Saturday, August 28, 2010

Some kind of Hell

  1. Hell doesn't avenge evil or reveal God's power. It does the exact opposite! By holding on to the doctrine of eternal hell, we in essence hold to the belief that in the end God's will to save all people goes unfulfilled, which puts God's power and goodness in doubt.
  2. Hell heralds eternal hopelessness. Suffering in hell for all eternity means that souls burning there forever will exist without any hope of redemption. This leads us to the belief that God withdraws unconditional love once a person's body dies. In other words, God's love for us is tied to the physical body and the temporal realm, and grace disappears for unbelievers after the physical life is gone.
  3. Hell keeps evil in eternal existence. The Bible tells us that, in the end, God will abolish evil. Yet, somewhere in the universal expanse of God's perfect peaceful kingdom, evil still survives in those who inhabit hell -- evil "lives" on eternally.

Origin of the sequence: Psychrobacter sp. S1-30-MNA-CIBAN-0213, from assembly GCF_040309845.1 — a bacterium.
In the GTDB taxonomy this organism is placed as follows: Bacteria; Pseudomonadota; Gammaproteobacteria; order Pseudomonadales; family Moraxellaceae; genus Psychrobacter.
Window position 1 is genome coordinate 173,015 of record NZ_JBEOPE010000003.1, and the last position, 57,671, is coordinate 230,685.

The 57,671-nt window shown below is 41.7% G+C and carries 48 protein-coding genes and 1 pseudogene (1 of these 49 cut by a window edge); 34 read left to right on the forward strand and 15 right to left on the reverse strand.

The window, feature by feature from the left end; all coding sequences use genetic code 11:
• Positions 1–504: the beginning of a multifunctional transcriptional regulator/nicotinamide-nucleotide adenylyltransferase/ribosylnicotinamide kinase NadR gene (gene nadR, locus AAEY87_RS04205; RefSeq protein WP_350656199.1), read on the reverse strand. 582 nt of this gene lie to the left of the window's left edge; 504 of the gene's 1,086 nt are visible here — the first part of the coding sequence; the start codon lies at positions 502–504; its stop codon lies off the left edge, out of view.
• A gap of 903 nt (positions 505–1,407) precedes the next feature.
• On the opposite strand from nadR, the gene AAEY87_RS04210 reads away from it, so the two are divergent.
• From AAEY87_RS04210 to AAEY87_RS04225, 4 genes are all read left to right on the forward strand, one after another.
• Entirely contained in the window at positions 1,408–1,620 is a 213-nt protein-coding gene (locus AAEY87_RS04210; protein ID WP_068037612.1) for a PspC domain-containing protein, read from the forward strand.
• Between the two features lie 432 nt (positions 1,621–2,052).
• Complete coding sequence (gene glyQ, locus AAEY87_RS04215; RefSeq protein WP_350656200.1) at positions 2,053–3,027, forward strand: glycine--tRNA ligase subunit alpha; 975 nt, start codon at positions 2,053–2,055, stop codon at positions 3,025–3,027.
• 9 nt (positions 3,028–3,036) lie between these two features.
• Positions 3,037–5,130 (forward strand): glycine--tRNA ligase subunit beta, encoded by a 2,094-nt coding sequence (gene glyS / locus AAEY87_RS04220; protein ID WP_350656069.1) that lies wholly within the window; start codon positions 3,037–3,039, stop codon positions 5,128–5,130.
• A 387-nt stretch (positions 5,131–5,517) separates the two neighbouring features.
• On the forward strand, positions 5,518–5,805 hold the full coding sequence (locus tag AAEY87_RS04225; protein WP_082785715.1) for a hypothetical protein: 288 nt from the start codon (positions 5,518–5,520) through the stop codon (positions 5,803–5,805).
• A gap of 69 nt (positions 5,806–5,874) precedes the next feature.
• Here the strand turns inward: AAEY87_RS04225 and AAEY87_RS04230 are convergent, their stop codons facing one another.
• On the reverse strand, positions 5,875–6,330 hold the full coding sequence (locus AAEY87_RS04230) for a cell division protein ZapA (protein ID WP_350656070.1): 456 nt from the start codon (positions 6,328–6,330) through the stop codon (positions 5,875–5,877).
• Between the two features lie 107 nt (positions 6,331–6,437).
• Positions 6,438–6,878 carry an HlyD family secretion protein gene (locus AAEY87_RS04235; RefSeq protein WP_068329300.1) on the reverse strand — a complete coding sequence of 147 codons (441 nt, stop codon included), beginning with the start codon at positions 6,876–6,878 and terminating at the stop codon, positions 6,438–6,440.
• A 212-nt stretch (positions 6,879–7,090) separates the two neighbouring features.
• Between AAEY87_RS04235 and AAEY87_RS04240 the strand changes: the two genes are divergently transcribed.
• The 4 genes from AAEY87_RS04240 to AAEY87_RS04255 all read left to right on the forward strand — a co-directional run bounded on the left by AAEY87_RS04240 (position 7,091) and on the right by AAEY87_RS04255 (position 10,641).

4. Hell creates a clash between justice and love. We unintentionally conjure up a cruel father who demands that unrepentant sinners spend eternity in the flames of hell, finding endless torture an agreeable way to achieve justice -- which is a far cry from the God who loves with an everlasting love. We develop a picture of a God who promotes eternal punishment as positive, as part and parcel of divine love and justice. We try to relieve these tensions by appealing to God's love and mercy on the one hand, and to God's justice and wrath on the other. Such a view of God's love, mercy, justice, and wrath leads to the conclusion that to love is to punish eternally and, therefore, to punish eternally is just.
  5. Hell assigns eternal violence to God: Traditional theories of hell not only keep evil in eternal existence; they also keep the cycle of violence in motion for all eternity as unfortunate souls suffer the ferocity of eternal torture because God requires it.
  6. Hell executes eternal punishment for temporal sin: Does sin committed during one short, temporary life span deserve an eternity of punishment? Even in our own society, we strive to make the punishment fit the crime.
From Sharon L Baker's book "Razing Hell"

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